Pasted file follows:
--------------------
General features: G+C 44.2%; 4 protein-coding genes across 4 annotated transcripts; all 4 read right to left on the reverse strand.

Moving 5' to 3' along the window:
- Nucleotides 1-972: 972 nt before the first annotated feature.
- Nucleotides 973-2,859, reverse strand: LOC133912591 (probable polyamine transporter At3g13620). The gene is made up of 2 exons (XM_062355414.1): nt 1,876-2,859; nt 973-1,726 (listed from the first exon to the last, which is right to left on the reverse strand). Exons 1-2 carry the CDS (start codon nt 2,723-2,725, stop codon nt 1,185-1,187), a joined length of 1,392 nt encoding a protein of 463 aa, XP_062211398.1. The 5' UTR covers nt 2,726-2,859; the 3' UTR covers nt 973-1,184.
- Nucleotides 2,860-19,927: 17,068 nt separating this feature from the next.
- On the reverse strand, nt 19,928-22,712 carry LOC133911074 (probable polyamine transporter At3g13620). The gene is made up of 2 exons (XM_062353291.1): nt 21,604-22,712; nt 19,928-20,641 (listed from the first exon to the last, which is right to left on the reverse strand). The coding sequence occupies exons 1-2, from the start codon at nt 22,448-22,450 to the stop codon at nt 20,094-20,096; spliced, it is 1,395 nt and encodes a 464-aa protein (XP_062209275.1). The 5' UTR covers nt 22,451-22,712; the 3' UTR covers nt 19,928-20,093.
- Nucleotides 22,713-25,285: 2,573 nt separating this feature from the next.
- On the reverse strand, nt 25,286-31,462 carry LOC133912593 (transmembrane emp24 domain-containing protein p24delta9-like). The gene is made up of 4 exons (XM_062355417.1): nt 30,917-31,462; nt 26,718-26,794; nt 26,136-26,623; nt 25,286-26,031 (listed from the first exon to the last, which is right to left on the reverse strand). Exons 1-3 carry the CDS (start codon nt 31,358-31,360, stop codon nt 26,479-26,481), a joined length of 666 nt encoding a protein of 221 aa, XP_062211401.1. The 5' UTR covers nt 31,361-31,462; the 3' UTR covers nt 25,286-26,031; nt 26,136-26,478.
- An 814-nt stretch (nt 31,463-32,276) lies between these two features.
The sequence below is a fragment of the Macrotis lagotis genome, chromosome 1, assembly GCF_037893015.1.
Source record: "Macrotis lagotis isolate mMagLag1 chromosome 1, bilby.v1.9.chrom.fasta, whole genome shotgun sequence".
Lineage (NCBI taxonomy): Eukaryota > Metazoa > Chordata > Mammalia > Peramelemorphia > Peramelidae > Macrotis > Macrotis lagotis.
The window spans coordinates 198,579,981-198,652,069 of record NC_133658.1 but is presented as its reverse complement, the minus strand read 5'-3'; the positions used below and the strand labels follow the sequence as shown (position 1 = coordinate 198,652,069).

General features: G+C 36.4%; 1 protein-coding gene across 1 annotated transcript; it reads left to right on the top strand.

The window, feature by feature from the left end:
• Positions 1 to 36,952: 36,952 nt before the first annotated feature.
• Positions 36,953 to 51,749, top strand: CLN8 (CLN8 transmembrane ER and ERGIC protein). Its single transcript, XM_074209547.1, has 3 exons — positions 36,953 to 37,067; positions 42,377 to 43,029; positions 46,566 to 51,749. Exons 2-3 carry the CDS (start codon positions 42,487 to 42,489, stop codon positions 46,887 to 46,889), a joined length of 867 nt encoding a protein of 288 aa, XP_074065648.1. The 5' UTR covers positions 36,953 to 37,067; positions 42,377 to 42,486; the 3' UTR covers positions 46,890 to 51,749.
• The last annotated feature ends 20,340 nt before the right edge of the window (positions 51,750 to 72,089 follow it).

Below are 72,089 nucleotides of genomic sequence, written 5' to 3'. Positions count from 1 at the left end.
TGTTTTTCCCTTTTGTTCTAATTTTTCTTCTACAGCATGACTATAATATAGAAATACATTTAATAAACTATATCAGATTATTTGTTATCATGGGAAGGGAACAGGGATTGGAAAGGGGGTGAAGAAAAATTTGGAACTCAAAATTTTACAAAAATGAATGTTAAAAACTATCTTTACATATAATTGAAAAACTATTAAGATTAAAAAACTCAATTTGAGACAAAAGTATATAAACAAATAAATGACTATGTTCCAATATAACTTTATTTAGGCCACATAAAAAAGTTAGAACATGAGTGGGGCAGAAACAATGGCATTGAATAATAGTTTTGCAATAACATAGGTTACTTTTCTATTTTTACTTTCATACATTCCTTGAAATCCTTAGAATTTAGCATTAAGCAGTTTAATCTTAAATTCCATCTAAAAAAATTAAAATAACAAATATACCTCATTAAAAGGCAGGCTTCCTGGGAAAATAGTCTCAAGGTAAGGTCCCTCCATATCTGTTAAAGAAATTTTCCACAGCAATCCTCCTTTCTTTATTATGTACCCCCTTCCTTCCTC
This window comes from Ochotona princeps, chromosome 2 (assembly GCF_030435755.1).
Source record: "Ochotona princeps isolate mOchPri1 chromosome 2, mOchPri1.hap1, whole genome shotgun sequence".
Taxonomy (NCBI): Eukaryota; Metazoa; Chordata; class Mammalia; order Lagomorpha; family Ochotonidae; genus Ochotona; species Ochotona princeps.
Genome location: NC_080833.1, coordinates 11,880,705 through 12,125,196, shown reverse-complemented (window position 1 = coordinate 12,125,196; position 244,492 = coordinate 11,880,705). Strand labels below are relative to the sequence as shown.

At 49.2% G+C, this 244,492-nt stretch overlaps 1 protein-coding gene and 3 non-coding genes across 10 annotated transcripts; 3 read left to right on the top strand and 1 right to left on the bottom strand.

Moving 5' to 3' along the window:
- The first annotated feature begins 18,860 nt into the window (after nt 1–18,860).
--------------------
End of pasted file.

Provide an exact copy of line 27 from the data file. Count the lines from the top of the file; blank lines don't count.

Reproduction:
- The first annotated feature begins 18,860 nt into the window (after nt 1–18,860).